This weekend is the first foray back into netball and I’m just back home.
We’re in a new level, and the teams have been graded for development purposes. The grading took place last year and was performed by an independent, objective, and non-member of our club. There’s no way on God’s green earth I could’ve done it, given my daughter is in the squad. I tell you though, without favour, Our Girl has a natural, sporty flair and she is a skilled netballer; but still, if I’d been the one to place her in the ‘stronger’ team, it would only result in some murky and troubled sludge with other parents. Unnecessary, and nobody—especially me—needs that.
However, there is still unrest from the parents whose daughters are in the second team. They can’t see why the teams couldn’t have the mix of players like last year. Again, this isn’t my decision. It’s the club’s policy, born out of the fact that stronger players in a team (any team sport) will literally pass over those who are less skilled in order to move the ball down court and score. By placing each player in evenly matched teams, they get a much better chance of developing personally as netballers and building on their skills.
Both my teams played at the same time slot, so our club president offered to help me. In discussions between us during the week, we decided I would coach the ‘second’ team. It was a disaster. We didn’t even score one goal. The opposing team were taller, stronger and outplayed us fair and square. We showed lots of sloppy passing, we got stuck behind our players, we bunched on court. It seemed they forgot everything they learned up to this point.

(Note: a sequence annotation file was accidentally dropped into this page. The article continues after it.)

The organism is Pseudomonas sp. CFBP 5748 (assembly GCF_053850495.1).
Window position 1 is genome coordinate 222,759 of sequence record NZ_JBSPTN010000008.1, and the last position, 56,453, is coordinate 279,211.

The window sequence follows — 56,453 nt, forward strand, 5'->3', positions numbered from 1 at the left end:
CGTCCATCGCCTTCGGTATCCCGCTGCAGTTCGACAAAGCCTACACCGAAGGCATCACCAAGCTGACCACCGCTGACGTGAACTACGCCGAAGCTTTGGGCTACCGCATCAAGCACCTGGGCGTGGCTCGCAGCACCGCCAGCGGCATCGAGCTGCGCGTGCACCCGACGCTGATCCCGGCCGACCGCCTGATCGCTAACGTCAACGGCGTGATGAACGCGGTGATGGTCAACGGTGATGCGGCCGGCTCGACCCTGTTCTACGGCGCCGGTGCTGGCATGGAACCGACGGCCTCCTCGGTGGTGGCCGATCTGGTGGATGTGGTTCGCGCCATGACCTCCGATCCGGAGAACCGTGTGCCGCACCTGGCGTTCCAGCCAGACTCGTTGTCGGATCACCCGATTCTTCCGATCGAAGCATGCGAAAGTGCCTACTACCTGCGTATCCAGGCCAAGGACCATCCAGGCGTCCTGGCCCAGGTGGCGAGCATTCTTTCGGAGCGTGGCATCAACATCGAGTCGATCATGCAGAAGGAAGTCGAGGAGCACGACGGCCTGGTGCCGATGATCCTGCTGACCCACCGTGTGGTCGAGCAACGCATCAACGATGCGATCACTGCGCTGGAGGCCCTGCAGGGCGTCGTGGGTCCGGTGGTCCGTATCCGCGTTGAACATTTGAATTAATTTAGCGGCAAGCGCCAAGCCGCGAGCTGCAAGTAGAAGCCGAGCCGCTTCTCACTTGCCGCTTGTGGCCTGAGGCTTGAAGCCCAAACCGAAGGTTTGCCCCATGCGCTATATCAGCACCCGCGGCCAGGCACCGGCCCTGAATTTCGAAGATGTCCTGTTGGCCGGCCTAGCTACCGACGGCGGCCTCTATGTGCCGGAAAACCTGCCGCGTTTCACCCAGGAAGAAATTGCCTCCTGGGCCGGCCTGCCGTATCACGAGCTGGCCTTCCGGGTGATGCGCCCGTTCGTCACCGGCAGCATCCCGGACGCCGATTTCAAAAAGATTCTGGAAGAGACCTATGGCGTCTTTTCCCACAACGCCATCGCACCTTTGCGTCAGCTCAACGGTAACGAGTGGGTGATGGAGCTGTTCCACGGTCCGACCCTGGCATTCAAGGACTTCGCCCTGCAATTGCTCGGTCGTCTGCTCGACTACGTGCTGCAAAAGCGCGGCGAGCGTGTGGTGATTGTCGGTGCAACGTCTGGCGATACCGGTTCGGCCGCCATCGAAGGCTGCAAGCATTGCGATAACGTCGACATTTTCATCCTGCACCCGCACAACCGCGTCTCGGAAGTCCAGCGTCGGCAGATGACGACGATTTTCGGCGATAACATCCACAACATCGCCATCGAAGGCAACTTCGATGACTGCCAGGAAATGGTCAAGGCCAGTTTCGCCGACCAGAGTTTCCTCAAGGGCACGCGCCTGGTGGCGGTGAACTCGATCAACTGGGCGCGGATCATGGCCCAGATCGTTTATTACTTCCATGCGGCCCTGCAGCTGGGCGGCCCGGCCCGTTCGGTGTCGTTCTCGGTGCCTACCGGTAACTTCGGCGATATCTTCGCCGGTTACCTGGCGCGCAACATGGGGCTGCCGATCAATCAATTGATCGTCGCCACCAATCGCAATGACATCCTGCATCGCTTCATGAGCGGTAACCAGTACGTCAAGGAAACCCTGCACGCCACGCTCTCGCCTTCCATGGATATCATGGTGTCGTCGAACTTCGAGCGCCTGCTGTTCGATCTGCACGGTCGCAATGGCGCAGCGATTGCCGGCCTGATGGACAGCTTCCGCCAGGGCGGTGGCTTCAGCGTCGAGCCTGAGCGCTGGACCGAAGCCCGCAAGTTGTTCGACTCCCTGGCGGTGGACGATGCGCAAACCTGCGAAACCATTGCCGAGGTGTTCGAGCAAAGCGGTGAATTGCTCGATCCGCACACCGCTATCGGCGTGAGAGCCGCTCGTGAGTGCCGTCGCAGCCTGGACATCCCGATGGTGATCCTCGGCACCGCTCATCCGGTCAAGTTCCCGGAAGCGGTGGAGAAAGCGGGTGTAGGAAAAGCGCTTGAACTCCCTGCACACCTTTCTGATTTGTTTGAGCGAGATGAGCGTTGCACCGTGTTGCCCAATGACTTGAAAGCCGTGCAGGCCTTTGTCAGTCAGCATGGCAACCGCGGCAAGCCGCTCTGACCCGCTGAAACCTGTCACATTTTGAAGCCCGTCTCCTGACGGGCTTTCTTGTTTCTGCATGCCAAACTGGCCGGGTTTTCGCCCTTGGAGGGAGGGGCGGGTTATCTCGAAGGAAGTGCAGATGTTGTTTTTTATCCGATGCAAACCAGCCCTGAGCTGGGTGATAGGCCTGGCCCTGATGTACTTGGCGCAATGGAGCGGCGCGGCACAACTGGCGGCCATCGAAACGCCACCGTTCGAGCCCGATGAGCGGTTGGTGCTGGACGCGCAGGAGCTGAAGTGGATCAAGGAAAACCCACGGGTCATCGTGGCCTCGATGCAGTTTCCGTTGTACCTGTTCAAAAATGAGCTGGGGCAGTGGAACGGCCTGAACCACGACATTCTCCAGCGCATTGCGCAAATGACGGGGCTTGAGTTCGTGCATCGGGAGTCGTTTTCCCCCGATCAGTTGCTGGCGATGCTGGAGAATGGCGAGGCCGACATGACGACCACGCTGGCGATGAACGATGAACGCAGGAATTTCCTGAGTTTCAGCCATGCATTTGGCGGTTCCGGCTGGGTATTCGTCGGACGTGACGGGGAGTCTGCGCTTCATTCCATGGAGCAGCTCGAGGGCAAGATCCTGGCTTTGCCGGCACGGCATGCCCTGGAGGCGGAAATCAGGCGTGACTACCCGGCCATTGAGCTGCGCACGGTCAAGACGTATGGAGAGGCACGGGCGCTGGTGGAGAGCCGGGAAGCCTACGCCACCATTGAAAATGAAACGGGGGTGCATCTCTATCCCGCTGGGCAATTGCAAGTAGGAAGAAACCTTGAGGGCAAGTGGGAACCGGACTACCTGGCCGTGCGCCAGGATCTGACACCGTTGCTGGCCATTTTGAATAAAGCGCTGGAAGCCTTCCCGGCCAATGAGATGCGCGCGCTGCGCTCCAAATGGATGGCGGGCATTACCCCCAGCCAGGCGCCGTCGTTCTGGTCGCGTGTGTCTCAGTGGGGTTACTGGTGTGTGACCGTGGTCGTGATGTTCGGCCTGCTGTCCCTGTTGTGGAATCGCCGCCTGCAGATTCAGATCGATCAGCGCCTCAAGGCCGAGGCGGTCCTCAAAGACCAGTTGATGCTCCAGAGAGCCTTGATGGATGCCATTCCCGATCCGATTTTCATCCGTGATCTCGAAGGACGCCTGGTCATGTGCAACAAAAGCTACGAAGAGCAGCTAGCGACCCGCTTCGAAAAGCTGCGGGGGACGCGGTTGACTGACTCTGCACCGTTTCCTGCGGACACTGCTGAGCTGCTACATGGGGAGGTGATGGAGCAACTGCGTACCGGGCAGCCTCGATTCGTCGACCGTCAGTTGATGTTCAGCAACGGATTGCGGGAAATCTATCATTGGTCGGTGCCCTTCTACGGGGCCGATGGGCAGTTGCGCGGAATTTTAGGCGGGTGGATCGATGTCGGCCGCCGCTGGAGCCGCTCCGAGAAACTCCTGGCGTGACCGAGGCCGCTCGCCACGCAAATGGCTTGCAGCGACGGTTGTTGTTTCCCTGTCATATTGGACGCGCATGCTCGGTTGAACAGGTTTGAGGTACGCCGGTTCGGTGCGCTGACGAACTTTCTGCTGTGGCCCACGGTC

And for me, I may as well have been sitting in Antarctica. The atmosphere was that cold, that icy, that frosty. Parents barely spoke to me; those that did could not meet my eyes.
It’s all part of being the coach, I know. Particularly in kids’ sports. We naturally and understandably want our kids to do well and when it goes wrong the coach is blamed. However, I can wholly acquit myself from the blame here, as the decision to be in a higher level comes from the association; the decision to grade the teams, the club.
It hurt though. I am human and I have this annoying need to be liked by others. It was really hard to sit on the bench with the parents around me and feel the coldness and the blank stares. Hardly any of them cheered their children on. And that’s the part that really made me sad…despite what you may think of the process, for goodness sake, have the scruples to put it behind you and cheer on your daughter.
And, when the match was over, following our debrief, only two parents thanked me. I missed watching my own daughter play to coach theirs and most of them walked off without a thank you. Not that I’m in this for the accolades, but that was disappointing.
Sorry, needed to rant this morning.
Image courtesy of Australian Government: https://campaigns.health.gov.au/girlsmove/activity/netball